Engineered protein calms immune cells to prevent autoimmune diseases
Our immune system is the first line of defense against disease, but unfortunately it can go rogue and attack healthy tissues. Scientists at Johns Hopkins University have now engineered a protein that may help prevent these autoimmune diseases by boosting the number of regulatory T cells (Tregs).
The immune system keeps a vigilant watch over our bodies at all times, tagging and destroying foreign pathogens or problematic cells to prevent illness. However, sometimes it can get a little overzealous and start attacking the body’s own cells, which can trigger a range of autoimmune diseases like type 1 diabetes, lupus and rheumatoid arthritis.
To prevent these issues from arising, immune cells called Tregs play the vital role of keeping the immune system responses in check, but they can fail at this job. So for the new study, the researchers set out to boost their numbers, following previous studies that have shown promise in doing so to help treat autoimmune diseases like multiple sclerosis and Crohn’s disease.
In this case, the team created a molecule that fuses a cytokine called interleukin-2 with an anti-cytokine antibody called F5111. This had the effect of promoting the activation and expansion of Tregs. The researchers tested the molecule in mice engineered to be susceptible to colitis and diabetes, and found that the protein bestowed the animals with significant protection against developing the respective autoimmune diseases.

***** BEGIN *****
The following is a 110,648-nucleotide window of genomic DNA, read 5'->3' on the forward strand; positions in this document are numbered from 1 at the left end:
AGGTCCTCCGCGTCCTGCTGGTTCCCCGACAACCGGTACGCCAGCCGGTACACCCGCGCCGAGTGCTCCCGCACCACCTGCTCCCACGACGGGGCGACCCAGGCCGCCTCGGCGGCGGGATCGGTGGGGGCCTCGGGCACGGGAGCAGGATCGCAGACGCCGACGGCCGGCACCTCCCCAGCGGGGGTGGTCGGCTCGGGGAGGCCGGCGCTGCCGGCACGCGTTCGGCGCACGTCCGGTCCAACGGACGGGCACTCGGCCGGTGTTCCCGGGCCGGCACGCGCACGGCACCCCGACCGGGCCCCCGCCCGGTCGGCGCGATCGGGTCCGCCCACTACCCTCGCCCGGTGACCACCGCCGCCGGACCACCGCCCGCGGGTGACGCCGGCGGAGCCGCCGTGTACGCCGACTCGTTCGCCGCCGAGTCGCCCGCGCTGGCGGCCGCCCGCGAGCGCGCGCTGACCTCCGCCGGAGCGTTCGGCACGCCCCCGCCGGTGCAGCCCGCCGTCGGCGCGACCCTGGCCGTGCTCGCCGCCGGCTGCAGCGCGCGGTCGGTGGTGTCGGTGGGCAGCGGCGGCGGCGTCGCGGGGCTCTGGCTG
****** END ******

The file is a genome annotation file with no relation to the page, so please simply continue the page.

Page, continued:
“Tregs are critical for keeping our immune system in balance, and when they get out of whack, people can develop autoimmune diseases," said Jamie Spangler, corresponding author of the work. "(The study) showed that this molecule helps to prevent autoimmune diseases.”
Of course, results from mouse studies don’t always cross over to humans, so clinical use would still be many years away, if ever. And while it’s currently weighted towards preventing disease, the team hopes to investigate whether it or a similar technique could be developed to reverse an autoimmune condition that’s already active.
The research was published in the journal Cell Reports.
Source: Johns Hopkins University
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